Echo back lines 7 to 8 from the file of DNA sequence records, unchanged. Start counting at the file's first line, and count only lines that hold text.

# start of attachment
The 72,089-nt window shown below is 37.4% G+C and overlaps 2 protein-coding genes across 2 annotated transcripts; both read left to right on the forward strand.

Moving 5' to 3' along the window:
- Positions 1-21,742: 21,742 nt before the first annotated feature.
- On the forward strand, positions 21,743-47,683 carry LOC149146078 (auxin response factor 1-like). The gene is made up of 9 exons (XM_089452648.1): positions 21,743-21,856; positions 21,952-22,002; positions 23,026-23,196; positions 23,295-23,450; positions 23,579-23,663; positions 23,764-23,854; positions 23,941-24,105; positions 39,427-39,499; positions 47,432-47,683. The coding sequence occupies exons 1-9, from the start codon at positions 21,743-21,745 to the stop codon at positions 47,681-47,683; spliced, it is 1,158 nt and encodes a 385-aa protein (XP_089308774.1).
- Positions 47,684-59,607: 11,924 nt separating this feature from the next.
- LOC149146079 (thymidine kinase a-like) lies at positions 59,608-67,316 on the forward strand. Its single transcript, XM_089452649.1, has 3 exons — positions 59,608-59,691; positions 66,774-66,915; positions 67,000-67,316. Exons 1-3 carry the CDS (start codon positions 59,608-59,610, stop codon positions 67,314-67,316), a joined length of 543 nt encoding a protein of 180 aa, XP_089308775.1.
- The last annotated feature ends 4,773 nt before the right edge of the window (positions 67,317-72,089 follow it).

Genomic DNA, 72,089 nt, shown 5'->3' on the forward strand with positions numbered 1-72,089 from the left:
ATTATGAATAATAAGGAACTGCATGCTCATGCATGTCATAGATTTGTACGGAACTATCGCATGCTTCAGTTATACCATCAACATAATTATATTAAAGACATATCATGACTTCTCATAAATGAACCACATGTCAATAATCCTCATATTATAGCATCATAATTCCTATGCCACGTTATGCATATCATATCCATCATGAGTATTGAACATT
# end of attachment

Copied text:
- The last annotated feature ends 4,773 nt before the right edge of the window (positions 67,317-72,089 follow it).

Genomic DNA, 72,089 nt, shown 5'->3' on the forward strand with positions numbered 1-72,089 from the left: